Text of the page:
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Marty Chilberg
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Marty Chilberg is a seasoned financial professional with over 30 years of executive leadership, board, consulting and advisory experience.  He began his career as a certified public accountant (CPA). He moved to Silicon Valley in 1981 to begin his career in the software industry, working for... More
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  • Natera: What Will It Take To Achieve Revenue Guidance?

    Now that the Natera (NASDAQ:NTRA) earnings for the September 2015 quarter have been digested (see analysis here and here), here's a look at the analyst revenue targets for the next quarter and year.

    The analyst forecasts for revenue in Q4 2015 are as follows (Yahoo link):

    • High $46.4m
    • Low $44.3m
    • Consensus $45.5m

    These forecasts all fit within the updated company guidance for 2015 of between $180m-185m. Based upon the analyst forecasts it appears most are forgetting the company commentary from the August 15th Q2 earnings conference call. CFO Herman Rosenman stated: "We believe revenues may be adversely affected by entering in-network contracts with certain payers, which has long-term strategic benefits and which we expect to occur in the second half of the third quarter or in the fourth quarter of 2015." In light of now three quarterly sequential revenue declines and noting this cautionary guidance, it would appear that some uptick in unreimbursed tests to close out the year is needed to achieve above the low end of the range. This could very well happen, but after years of watching other molecular diagnostic companies with similar recognition difficulties it's clear that cash reimbursements are highly unpredictable.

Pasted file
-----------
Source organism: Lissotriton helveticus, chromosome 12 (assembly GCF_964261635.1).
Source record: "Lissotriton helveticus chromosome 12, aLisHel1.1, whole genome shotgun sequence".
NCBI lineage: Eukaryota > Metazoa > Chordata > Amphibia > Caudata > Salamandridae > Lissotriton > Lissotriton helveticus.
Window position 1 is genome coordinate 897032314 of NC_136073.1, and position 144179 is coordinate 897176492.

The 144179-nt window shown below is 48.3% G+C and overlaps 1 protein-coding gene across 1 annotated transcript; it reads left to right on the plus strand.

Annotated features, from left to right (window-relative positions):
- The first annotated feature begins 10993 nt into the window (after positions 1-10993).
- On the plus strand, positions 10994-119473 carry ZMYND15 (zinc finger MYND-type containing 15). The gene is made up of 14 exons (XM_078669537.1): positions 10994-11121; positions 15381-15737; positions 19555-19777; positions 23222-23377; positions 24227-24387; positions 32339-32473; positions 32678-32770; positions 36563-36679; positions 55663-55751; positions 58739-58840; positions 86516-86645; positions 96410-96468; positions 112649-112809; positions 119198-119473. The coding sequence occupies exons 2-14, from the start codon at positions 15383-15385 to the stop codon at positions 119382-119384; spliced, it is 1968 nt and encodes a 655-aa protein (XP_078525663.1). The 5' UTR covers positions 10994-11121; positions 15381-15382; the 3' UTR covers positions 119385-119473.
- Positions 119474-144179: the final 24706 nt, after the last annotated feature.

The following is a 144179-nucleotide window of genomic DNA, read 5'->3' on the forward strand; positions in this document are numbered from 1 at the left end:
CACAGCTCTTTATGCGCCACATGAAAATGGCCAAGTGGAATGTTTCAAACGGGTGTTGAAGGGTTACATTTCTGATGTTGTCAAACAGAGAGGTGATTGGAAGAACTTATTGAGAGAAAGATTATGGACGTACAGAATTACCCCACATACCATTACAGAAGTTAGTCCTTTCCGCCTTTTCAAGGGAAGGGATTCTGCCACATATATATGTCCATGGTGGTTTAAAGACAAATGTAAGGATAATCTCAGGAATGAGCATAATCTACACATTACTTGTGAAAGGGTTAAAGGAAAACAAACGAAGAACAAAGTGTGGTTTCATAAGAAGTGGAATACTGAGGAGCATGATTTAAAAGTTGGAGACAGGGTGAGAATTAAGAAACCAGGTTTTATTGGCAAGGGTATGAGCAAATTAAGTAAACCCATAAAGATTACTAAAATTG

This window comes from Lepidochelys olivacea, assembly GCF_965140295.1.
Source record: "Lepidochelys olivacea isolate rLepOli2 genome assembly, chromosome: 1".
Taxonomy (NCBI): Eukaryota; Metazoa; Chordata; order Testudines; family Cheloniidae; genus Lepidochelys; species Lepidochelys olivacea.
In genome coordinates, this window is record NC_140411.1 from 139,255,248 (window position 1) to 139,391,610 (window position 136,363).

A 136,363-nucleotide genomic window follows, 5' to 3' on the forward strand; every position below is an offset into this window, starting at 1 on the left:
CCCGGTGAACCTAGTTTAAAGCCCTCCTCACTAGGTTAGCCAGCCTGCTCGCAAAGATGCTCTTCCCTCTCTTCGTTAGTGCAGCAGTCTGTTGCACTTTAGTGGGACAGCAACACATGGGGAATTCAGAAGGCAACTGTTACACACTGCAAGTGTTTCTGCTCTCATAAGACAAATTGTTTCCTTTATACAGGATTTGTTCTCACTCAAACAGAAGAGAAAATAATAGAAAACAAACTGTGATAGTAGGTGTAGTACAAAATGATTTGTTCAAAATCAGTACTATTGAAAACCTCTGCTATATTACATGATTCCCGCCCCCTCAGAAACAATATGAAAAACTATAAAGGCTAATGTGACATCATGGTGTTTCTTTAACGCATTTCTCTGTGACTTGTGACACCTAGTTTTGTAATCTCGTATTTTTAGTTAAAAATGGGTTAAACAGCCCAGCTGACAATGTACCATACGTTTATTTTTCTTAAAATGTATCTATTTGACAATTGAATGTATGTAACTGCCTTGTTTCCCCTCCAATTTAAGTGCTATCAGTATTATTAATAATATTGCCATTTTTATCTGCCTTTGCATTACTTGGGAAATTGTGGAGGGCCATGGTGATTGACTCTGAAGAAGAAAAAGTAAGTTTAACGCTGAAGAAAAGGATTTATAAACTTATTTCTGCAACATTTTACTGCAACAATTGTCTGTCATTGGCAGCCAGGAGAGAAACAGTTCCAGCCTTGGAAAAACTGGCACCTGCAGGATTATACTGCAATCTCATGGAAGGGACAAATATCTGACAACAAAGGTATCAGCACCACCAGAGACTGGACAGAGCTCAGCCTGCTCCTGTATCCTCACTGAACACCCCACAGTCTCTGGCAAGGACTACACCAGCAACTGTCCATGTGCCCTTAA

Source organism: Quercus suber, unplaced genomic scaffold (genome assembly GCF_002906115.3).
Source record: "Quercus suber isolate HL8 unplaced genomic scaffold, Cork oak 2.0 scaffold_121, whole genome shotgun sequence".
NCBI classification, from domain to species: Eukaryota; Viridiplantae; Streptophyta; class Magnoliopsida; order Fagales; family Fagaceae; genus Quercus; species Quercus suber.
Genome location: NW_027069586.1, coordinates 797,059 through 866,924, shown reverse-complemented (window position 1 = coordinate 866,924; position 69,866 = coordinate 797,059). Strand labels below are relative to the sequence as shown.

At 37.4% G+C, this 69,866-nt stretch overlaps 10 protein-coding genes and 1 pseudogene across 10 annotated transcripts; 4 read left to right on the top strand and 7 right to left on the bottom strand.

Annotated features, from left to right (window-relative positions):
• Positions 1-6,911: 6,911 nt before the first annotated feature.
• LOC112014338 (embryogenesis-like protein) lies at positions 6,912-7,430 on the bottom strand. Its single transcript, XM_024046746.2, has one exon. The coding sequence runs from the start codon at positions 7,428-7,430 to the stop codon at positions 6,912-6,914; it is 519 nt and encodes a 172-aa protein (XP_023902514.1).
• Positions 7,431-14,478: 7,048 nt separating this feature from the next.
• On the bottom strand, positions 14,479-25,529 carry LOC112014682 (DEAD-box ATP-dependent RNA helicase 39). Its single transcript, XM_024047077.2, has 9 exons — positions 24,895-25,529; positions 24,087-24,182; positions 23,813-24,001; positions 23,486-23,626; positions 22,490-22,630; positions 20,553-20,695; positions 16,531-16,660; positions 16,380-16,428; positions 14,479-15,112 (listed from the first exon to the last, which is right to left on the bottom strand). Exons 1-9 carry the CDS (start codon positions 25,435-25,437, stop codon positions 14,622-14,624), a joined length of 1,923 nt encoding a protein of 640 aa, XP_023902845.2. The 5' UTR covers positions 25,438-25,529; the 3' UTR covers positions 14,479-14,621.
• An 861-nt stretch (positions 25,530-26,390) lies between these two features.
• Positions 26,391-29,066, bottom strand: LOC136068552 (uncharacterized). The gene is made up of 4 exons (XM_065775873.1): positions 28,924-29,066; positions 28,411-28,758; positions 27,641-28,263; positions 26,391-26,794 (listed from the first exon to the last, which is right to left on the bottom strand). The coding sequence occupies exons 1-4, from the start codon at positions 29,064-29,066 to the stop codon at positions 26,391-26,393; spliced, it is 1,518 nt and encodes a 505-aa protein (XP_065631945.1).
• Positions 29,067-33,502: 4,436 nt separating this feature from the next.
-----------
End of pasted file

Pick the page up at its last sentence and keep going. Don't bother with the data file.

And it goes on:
Looking forward to 2016, the analyst revenue forecasts are:

    • High $242m
    • Low $200m
    • Consensus $223m

    Company guidance on the recent conference call included this statement from Mr. Rosenman: "We have no change to our 2016 guidance, which I will reiterate here. We expect to achieve revenues of $220 million to $240 million in 2016, assuming robust adoption and reimbursement of the Panorama test within the average risk population in 2016." During the Q&A session management was asked whether they are tracking the 2016 guidance given the reiteration. Mr Rosenman's response: "I think you can assume that in our model, which also, in turn, assumes robust adoption, that the adoption we assume for 2016 is greater than we have seen." Based upon these comments it would appear the following are needed for the guidance and consensus targets to be met:

    1. NIPT is endorsed as Medically Necessary for average risk pregnancies in the first half of 2016.
    2. This declaration of medical necessity in average risk needs to prompt a robust adoption of Panorama.
    3. Any resulting increase in billings will be recognized in 2016.

    Trying to gauge the probability of each of these variables is challenging. My reactions are:

    1. Seems highly likely (90%) that this will occur sometime in 2016 and perhaps more likely than not (60%) that it would occur in the first half. Illumina (NASDAQ:ILMN) CEO Jay Flatley mentioned on their last earnings conference call that he thought average risk would be endorsed in the second or third quarter of 2016.